by The Spin
We are fans of cover songs, benefit shows and the Mercy Lounge, so the "Me and My Arrow: A Tribute to Nilsson" shindig Thursday night seemed like a killer way to kick off 4th of July Weekend. And speaking of America, it was a benefit show to help cover the medical bills of Oblio's Terry Price, who has been diagnosed with Bell's Palsy. Sure, Americans may let artists and the working man fall through the health care cracks, but at least we come together to help out our friends and get drunk in the meantime. USA!
Strolling in uncharacteristically early, we had little more to do than stand on the balcony and confide to our companions that we were woefully ignorant of the Nilsson catalog. Their heads shaking in synchronized shame, our friends informed The Spin that Oblio (the band) was named after Oblio (the character) from a 1971 cartoon musical enthusiastically titled The Point! with story and songs written by Harry Nilsson. We were also told that we probably knew at least five Nilsson songs. It sounded like a challenge. We happily accepted.
Though charmed by the trombone employed by James Wallace and the Naked Light, the digression to the narration from The Point! grated more than a little. However, "Are You Sleeping" was the first song we recognized and we managed to coast on that jaunty melody into The Features' set. They performed as we had never seen them before--sitting down with Matt Pelham gently twanging on a banjo. One of the three songs in their set was dedicated to Pelham's first love, Shelly Duval. Adorable.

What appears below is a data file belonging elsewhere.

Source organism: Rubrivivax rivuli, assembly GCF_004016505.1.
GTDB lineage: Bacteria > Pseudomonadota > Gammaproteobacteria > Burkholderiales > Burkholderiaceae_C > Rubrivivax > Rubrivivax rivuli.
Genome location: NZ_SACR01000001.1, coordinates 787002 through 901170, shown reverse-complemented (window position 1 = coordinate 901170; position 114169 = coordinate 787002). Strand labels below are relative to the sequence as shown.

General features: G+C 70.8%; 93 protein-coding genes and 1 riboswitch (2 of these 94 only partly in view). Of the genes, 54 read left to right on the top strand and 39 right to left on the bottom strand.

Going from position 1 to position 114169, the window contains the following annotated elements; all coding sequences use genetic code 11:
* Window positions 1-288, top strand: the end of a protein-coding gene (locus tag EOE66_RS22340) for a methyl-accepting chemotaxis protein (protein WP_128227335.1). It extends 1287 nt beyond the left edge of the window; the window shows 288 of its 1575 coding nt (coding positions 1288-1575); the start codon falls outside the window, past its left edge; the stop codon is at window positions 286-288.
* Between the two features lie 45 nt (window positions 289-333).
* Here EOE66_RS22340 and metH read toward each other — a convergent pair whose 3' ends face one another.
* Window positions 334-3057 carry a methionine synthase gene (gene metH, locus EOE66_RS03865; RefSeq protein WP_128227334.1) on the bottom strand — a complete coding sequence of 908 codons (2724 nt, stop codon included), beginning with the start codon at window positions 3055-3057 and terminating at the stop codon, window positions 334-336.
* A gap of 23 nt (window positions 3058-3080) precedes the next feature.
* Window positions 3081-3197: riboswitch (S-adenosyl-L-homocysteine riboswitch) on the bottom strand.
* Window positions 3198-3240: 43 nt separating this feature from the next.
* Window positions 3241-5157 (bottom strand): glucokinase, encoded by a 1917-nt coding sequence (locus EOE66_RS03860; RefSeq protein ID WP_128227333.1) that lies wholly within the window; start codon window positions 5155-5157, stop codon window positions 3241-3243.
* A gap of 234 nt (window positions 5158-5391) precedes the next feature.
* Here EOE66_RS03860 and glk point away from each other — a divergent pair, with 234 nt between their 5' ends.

Heypenny was up next, and they played another song we knew, "Coconut," which they played as if it had been filtered through a '90s teen movie. It was at this point we hazily realized that every song had been performed with the last 40 years of rock history seeping though. This suspicion was justified by a (nameless?) cobbled-together Nashvillian supergroup featuring Grimey, Hotpipes' Jon Rogers, Marc Pisapia, The Raconteurs' Brendan Benson and My Morning Jacket's Carl Broemel, who pulled out "Without You" (3), which thankfully sounded nothing like the Mariah Carey version we are all-too-familiar with.
Eureka Gold played the Best Song, "One" (4), and also performed what seemed to be the only cover immune to reinterpretation: "Everybody's Talking" (5). It was just as gentle as one would expect, and performed in such a straightforward manner it was disarming. Pico vs Island Trees were next, and The Spin was elsewhere, but we did manage to catch the closing act from the hosts of the evening, Oblio. The night made us realize that the melodic flourishes and poppy digressions that we so love from local bands can come from a variety of influences--even if we thought we only knew that one song from that movie.